It's still not a time when we can point to large price trends turning negative in Manhattan Beach.
The median price today ($3.100M) is the same as it was in June, and that was the highest-ever median home price in Manhattan Beach at the time.
But as we look at individual sales, you keep seeing cases where you say "hmmm."
Just from the second half of November, consider:
1315 17th (4br/2ba, 2102 sqft.)
This is a fixer house on a sizable 7000 sqft. lot. just down from the Meadows elementary playing fields.
(Listed by Michael Millea of Keller Williams Beach Cities.)
As a bonus, the zoning is called "RM" and is said to allow for 2 units. That would be a bump of extra density in an area that is otherwise mostly SFRs.
The listing emerged in early October at $2.149M and made 5 relatively quick price cuts.
That start price was already well below where some 7500 sqft. East Manhattan lots had traded this year. Where would it end up?
Last seen at $1.799M, the sale has closed at an incredible $1.550M. It was 28% below the start price.
It's OK to say, "What's that $1.5 doing in front there?"
That could well be a developer-type number.
This closing reminded us of one on the same block that came in remarkably low earlier this year. They had actually built 2 sizable units on a similar lot in the early 90s, and it was 1323 17th #2 that came to market. That large townhome (4br/4ba, 3653 sqft.) came out asking $2.499M but closed in August for $2.000M. Really. Less than $550/PSF!
It's not a "bad block" or anything, but that's two low sales in a short period.
1400 19th (5br/5ba, 4301 sqft.)
(Listed by Edward Kaminsky of eXp Realty of California, Inc)
This was the recent "auction house" where, after about a month of lead-up, a 5-day online auction was held to find a buyer.
There weren't too many bids, and you have to say the end result looks like a fairly low number for a lot of house.
The final auction price was $2.700M, but all buyers knew they had to pay 12% more for auction fees etc.
The total price: $3.024M.
At only $703/PSF, that's the second-lowest PPSF for a large (3000+ sqft.) East Manhattan house all year. (The lowest was $638/PSF at 1250 3rd, a very run-down house that needs everything, or a scrape.)
This is a big house at 19th. But it's also got 3 kitchens, as the home was subdivided (informally, we'd guess) and therefore will need some work if the buyer wants a big East Manhattan SFR. Based on size, earlier this year it was listed at $4.500M and down to $4.000M before the auction.
1467 19th (4br/2ba, 1480 sqft.)
Here's a nicely refreshed and partly remodeled corner-lot cottage. Attractive, and needed only about a month to sell.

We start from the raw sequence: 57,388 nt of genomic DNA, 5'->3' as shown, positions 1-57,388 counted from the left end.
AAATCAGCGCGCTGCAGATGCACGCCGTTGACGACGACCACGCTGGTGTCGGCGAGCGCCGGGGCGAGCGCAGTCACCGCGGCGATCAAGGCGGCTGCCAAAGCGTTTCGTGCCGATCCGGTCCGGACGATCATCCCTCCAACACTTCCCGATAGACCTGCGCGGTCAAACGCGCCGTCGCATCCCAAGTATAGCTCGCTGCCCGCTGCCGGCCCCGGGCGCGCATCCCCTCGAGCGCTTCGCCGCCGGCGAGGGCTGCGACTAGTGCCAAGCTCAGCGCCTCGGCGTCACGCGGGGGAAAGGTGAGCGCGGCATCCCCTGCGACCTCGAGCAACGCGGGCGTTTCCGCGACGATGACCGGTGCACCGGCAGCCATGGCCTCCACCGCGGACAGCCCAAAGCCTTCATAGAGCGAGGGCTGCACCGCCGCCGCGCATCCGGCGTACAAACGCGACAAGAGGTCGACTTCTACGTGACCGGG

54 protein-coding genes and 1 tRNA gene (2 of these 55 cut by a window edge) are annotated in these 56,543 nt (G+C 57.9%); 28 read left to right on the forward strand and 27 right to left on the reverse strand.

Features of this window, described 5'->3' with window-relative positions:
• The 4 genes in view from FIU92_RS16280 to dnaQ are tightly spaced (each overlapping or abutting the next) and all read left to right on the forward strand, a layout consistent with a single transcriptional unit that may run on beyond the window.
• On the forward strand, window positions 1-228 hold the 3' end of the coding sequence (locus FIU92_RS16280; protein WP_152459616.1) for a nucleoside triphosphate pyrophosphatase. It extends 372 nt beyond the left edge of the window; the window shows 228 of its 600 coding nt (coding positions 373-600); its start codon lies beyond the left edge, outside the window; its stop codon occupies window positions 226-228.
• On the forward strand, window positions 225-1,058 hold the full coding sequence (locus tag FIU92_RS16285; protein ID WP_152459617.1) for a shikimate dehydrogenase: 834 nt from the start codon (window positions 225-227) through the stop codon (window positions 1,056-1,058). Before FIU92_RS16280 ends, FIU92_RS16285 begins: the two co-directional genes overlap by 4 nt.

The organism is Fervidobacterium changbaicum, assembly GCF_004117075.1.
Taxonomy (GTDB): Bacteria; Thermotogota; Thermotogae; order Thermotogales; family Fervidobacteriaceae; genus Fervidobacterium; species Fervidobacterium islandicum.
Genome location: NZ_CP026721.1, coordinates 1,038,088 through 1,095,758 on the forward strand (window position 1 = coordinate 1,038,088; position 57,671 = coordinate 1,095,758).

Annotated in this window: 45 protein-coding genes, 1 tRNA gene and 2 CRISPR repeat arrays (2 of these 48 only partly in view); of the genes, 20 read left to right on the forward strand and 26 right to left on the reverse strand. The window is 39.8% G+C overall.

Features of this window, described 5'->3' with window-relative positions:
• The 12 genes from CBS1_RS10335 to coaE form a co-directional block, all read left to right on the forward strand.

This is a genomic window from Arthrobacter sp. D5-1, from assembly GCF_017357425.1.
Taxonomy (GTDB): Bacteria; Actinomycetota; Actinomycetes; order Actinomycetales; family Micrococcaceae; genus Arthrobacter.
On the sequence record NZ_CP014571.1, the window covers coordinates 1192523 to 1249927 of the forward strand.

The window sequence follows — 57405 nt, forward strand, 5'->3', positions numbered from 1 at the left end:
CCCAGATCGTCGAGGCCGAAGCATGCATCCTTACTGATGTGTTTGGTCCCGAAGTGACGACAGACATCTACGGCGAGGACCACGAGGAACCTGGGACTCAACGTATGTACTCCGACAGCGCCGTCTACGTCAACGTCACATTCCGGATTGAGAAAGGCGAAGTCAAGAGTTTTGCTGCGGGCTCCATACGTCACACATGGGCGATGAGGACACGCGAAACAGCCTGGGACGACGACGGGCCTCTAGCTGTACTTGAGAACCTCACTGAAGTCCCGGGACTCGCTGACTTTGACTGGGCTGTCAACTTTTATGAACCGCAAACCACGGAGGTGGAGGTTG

(Listed by Jane Sager of Re/Max Estate Properties.)
There's a full ~7450 sqft. lot to work with. Not too long ago, prime large lots like this were hitting $2.3-$2.4M.
They listed conservatively here at $2.199M, but didn't even hit $2.1M in the end.
The sale price: $2.075M.
That's decent for this size house, but feels low for the land.
Maybe those higher East MB land-price peaks are over?
2607 Maple (5br/4ba, 2969 sqft.)
(Listed by Abigail Waddell of Compass. Disclosure: Dave had clients interested in the property.)
This Tree Section home got a late-1990s remodel and featured an open/great room type flow and a decent hard-scaped yard. All 5 bedrooms were upstairs, with only the master being a bit smaller than might be typical.
When this came out at $3.150M, it looked to be very conservatively priced, or perhaps intended to generate a bunch of overbids.
A very recent sale (Sept. 1) at 2213 Valley (4br/3ba, 2880 sqft.) had one less bedroom, a bit less square footage, substantially less outdoor space and a location with plenty of traffic noise, all compared to Maple, a very quiet block.
Yet 2213 Valley sold for $3.275M (overbid by about $125K) and now 2607 Maple has closed for "only" $3.200M. That's 6% less on a pure PPSF basis, before you even consider location adjustments.
509 23rd (3br/2ba, 1437 sqft.)
(Listed by Chad Fahlbusch of Strand Hill Christies International Real Estate.)
This inspired, corner-lot classic is on one of the great blocks of the Sand Section's gaslamp district.
Does it need some modernization? Sure. But the sand alone in this spot is worth a ton.
We imagined a vigorous bidding war and the $2.499M start price getting pushed up a bit.
Don't bet all your instincts, though.
This one closed for $2.450M (-$49K).
So, to recap, this is not a glum tale of woe in the market.
A couple East Manhattan land-value sales underperformed? OK. (Wait, $1.550M?!?)
A Tree Section home sold quickly for a little less than one might have thought? It happens.
And a Sand Section house in a great spot needing all kinds of work did not generate sensational overbids? Believable.
You can look at all the recent closings to tell a slightly different tale if you want... Two lower Hill Section homes that sold in the mid-3s and high 4s, one an overbid, one at asking. Or a $5.9M new construction sale in the Trees. And so on.
And you can spin the median price a little differently if you prefer, too.
The median price is down $66K (-2%) from its September peak. We're back to June levels with a downtrend in place. We'll see where that goes.
Here's the rest of our local real estate market update report for the period ending 11/30/22:
> 61 active listings as of 11/30/22 (+5 from 11/15/22)
> 48 SFRs (+2)
> 13 THs (+3)
See the Inventory list as of 11/30/22 here, or see the MB Dashboard for up-to-the-minute data.
Active listings by region of Manhattan Beach in this report:
> Tree Section: 8 actives (+1)
> Sand Section: 30 actives (+3)
> Hill Section: 11 actives (+2)
> East MB: 12 (-1)
We're also providing a report on closed sales by region of MB
Sales data, including PPSF for all properties, are organized by sub-region of Manhattan Beach.
Here's a link to the spreadsheet: "MB Pending/Sold as of 11/30/22".